The Earth, Spirit, Action Team Newsletter
St. Matthew’s United Church
Nov. 21, 2021 No. 7_______
Welcome to the seventh issue of “Good Tidings”, the ESA Team newsletter that provides information on local and global environmental and climate change issues; suggestions for personal and political actions that will build a healthy planet; information about symposiums, webinars, resources, and petitions from other environment and climate change organizations; and information about environmentally themed worship and prayer opportunities.
We welcome feedback from readers who would like to share their thoughts with us. Our email is: email@example.com
COP26: Where are we now? Anne Marie Dalton
“Cynicism is the recourse of cowards. Hope stays the course.”
Well, the Conference of the Parties has happened. The Last Chance to Save the Planet, many tweeted, emailed, posted, yelled, and believed. It was an idle faith. International conferences are fraught with cultural differences, economic inequities, long standing animosities, political posturing, invasive self-interests of politicians and political parties, and pressure from powerful multi-national companies. In that sense, the outcomes of COP26 is nothing short of miraculous. Should the parties have done more? YES. Could they? Unlikely.
There were some major accomplishments of COP26. It has kept us on course. It has strengthened a framework by which countries can be held accountable for reaching their targets and improving them.
The richer nations, who have grown rich on the raping of the planet, strengthened their pledges to help the developing nations to skip the fossil fuel era for a cleaner development. Priority for an equitable transition to a cleaner future was a component of all plans. Thirty countries (including Canada) signed a statement to end the direct public support for the international fossil fuel energy sector. Pledges to end investment in coal were also made. 130 countries signed a declaration to halt and reverse deforestation and land degradation by 2030. And what may well be most significant overall is that Indigenous Peoples were present in large numbers and taken seriously. (Indigenous peoples own and protect almost 1.5 hectares of unspoiled forests and wetlands in the Peruvian Amazon alone).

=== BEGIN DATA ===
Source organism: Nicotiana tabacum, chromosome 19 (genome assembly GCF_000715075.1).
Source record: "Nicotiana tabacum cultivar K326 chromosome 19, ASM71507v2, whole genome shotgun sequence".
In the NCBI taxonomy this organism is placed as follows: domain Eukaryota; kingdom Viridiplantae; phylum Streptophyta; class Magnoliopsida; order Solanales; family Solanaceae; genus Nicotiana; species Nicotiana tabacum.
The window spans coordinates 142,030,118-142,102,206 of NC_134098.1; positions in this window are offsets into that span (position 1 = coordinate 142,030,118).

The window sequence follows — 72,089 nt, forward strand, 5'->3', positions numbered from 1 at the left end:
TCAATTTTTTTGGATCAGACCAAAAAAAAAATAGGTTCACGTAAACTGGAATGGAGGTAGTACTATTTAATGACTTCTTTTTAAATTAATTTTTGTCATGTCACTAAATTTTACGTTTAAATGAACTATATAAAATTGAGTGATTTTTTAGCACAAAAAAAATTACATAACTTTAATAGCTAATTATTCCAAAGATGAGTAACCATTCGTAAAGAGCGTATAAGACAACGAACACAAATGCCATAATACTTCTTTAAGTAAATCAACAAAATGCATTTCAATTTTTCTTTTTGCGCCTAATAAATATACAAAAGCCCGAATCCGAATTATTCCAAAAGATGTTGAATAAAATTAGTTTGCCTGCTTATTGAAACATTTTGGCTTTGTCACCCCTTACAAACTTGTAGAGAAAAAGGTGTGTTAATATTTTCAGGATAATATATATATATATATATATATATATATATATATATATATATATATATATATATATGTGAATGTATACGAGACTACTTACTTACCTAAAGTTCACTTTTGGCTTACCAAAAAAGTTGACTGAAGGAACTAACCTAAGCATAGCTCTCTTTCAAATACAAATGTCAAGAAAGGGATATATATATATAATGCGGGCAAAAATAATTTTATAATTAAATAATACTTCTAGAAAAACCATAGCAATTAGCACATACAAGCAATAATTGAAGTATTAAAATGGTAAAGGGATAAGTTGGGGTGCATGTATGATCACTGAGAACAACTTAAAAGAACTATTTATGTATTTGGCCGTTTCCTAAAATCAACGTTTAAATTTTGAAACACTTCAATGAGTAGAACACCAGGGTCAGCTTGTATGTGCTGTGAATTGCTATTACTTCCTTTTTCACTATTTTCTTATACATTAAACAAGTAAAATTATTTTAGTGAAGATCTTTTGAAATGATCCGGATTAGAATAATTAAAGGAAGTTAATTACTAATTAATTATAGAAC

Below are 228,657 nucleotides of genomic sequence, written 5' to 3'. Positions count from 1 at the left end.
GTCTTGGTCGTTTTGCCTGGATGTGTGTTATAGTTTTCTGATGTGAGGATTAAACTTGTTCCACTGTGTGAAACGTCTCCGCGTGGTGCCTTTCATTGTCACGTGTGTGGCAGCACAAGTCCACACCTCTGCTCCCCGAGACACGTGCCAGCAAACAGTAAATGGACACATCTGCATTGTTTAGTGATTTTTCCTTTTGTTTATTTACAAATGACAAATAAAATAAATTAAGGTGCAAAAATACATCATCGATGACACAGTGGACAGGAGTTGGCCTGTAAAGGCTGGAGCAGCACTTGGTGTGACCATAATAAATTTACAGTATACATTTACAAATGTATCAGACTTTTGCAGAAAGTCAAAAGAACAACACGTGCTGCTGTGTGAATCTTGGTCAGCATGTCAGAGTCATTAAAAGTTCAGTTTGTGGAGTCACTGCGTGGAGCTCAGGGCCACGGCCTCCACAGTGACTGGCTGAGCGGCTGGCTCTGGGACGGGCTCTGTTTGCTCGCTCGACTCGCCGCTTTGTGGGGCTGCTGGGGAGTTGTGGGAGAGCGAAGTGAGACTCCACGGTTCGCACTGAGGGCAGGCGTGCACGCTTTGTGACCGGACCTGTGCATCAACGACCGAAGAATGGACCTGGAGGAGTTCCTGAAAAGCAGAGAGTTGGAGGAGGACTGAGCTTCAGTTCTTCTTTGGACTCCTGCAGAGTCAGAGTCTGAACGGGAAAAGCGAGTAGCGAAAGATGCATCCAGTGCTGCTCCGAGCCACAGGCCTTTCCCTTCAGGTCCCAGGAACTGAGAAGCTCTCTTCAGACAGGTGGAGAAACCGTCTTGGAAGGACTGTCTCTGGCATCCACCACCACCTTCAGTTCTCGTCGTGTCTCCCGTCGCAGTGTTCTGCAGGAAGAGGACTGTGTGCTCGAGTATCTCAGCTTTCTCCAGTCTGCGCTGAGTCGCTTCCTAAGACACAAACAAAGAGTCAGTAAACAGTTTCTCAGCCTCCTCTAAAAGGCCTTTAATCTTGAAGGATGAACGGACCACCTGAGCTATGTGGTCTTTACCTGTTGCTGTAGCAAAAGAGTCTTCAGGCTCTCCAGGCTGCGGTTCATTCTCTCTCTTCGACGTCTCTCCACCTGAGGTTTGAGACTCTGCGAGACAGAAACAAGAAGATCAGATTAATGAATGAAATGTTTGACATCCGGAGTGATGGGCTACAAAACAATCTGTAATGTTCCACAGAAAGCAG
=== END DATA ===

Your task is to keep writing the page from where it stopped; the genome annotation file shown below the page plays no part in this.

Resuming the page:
Doubtlessly, there are high risks still remaining. The International Energy Commission (IEC)’s analysis of the COP26 pledges concludes that they give us a 50% chance of keeping warming within 1.8° increase by the end of the century. (1.5° is the safer target). That chance depends highly on keeping those pledges. This is precisely where the real work begins and that must include all of us.
The greatest source of hope and confidence that we will stay the course lies with the immense public outcry of ordinary folks before and during the COP26. Young people, the Gen Zers were the largest and most vocal of these groups. Thomas Friedman, New York Times, observed that the delegates “were more afraid of the young folks outside” than they were of one another or the press inside. There were also parent’s groups, mother’s groups, religious groups, and countless others with various descriptors. And there were millions of tweets and other social-media cries for climate action. This MUST continue!